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Managerial Accounting: Link Strategy with an Organization's Structure

Companies and other organizations establish goals that they plan to meet, such as benchmarks for sales, profitability, new products, and even employee satisfaction. Ideally, all employees know the organization’s goals and understand their roles in meeting them. The plan to meet the company’s goals is called the strategy.

Managers should structure the company’s operations to support its strategy to meet the company’s goals. Doing so usually means breaking the strategy down into smaller tasks that different managers and departments can take responsibility for performing.

In the typical chain of command for a small company, some number of vice presidents report to a president, each overseeing a different aspect of executing the company’s strategy. A separate group of employees reports to each vice president. The organizational structure requires the president to delegate tasks to individual vice presidents, who in turn delegate tasks to their employees.

Suppose that the NNW Company has a goal to earn $100,000 in profit. Part of its strategy is to advertise in social media outlets to encourage more teenagers to buy its leading product, the MacGuffin. The company hopes the ads will lure more teens to MacGuffins, increasing the company’s sales and net income.

To implement this strategy, NNW needs to prepare a master budget that provides a kind of a road map to outline how exactly the company plans to sell more MacGuffins and increase its profits. The budget breaks up the strategy into different tasks and objectives, assigning them to managers and departments throughout the company.

For example, NNW’s Advertising department takes responsibility for creating a social media campaign. Sales agents are responsible for identifying new distribution channels for MacGuffins (which in turn will increase sales and profitability). A factory worker’s role is to produce MacGuffins (increasing sales and profitability). A maintenance worker’s role is to keep the office in shipshape condition so that other employees can effectively work to increase MacGuffin sales while keeping costs down.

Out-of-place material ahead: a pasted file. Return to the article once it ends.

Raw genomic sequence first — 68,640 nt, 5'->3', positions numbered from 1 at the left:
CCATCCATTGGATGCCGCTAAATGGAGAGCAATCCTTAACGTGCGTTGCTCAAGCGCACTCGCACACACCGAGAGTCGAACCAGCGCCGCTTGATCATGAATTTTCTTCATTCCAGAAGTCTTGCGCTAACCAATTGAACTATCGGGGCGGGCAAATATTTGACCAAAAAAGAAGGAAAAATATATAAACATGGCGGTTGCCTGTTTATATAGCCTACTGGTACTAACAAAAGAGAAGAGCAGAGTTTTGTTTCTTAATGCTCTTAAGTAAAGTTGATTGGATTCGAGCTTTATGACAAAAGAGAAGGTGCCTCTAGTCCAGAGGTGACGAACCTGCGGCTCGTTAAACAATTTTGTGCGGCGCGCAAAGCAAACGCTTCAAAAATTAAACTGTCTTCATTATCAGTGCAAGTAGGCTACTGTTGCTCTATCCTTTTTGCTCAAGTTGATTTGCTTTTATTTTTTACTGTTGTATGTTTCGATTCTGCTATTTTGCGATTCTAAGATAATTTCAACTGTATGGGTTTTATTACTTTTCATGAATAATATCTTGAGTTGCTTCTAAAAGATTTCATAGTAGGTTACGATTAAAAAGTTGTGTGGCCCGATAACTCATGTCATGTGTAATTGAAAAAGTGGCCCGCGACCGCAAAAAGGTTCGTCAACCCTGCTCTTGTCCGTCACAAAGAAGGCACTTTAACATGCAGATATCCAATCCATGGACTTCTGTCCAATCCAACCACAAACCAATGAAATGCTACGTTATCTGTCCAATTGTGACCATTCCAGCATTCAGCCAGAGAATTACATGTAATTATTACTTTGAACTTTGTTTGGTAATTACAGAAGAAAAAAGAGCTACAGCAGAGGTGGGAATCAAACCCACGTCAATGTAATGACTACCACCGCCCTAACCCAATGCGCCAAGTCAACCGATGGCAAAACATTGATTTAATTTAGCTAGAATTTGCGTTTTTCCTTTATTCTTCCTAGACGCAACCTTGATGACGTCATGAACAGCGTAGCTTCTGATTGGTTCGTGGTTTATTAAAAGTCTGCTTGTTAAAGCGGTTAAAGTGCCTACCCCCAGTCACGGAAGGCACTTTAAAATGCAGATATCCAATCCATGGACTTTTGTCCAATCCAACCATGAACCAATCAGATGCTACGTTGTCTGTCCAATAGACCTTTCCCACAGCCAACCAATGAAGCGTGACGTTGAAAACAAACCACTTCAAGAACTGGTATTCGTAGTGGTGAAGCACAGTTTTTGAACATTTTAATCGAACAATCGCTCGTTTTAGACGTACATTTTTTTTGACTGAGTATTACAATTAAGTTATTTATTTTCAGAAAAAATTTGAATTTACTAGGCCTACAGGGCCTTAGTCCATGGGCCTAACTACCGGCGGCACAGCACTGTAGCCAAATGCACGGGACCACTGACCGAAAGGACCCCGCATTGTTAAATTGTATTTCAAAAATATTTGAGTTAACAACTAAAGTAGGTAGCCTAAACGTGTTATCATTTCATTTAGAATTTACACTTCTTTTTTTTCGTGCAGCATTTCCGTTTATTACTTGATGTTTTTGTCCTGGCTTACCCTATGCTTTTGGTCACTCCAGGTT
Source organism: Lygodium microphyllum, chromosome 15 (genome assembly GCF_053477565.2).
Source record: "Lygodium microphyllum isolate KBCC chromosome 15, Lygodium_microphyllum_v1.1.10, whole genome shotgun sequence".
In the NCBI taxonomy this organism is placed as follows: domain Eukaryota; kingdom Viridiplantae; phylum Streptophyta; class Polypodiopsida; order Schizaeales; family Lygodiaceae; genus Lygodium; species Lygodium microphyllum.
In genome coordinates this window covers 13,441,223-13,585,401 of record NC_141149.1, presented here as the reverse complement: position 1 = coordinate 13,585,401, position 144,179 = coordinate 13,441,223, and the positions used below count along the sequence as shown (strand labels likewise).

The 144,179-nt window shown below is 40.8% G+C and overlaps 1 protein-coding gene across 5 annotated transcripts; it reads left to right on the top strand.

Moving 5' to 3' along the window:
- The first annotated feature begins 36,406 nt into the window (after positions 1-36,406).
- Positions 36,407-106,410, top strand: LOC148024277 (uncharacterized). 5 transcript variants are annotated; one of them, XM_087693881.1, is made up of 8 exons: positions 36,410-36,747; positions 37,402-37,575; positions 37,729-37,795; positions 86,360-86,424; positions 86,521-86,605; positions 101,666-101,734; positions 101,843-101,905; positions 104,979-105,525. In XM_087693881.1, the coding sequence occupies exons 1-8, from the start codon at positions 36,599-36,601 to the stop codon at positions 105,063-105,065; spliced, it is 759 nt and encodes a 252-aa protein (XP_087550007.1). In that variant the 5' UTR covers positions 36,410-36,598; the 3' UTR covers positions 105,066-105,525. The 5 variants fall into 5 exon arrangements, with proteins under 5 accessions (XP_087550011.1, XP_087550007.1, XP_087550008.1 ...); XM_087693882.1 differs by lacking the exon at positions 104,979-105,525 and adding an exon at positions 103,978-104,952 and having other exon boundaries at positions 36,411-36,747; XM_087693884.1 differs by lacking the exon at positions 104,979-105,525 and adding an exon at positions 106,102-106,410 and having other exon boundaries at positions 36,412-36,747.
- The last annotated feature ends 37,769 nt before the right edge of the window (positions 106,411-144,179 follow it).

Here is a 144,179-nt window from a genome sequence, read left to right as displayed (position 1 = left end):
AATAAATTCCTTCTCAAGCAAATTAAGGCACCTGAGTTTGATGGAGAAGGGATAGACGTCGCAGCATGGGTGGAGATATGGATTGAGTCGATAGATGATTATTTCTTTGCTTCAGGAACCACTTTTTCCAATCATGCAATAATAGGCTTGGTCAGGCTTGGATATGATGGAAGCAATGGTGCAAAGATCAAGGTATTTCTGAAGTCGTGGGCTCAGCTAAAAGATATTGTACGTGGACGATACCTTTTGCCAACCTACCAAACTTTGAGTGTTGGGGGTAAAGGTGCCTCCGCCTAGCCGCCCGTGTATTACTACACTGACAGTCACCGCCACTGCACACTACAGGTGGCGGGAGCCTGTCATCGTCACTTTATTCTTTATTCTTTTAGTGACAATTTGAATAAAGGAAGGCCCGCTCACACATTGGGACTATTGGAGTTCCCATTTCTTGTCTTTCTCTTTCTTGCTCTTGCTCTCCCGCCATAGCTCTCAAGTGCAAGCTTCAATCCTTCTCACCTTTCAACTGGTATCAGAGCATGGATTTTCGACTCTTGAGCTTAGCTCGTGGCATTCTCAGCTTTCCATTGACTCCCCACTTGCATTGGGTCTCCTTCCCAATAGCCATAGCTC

Management controls help managers identify weaker and stronger areas within the organization and understand how performance in those areas affects the implementation of the overall strategy.

For example, suppose NNW senior managers budget $50,000 for the Advertising department to spend on the new MacGuffin social media campaign. When examining the advertising budget report, senior managers notice that the department only spent $30,000 on the campaign, a favorable variance of $20,000 (favorable because it increased income).

Managers now need to ascertain why the Advertising department spent so little on its social media campaign even though the social media angle is such an important part of its growth strategy.

When delegating tasks, managers must give both authority and accountability to complete those tasks:

  • Authority: The subordinate must receive authority to perform the task.

  • Accountability: The subordinate must be accountable to the manager for performing the task.

For example, an NNW sales agent receives office space, samples, and computer software needed to serve customers, but she’s also accountable for sales made to those customers.

The factory worker receives a work­station and job responsibilities to produce goods and then is made accountable for the amount and quality of goods produced. The maintenance worker receives the supplies and equipment needed to keep the office clean. A supervisor checks to make sure that all cleaning procedures were followed.

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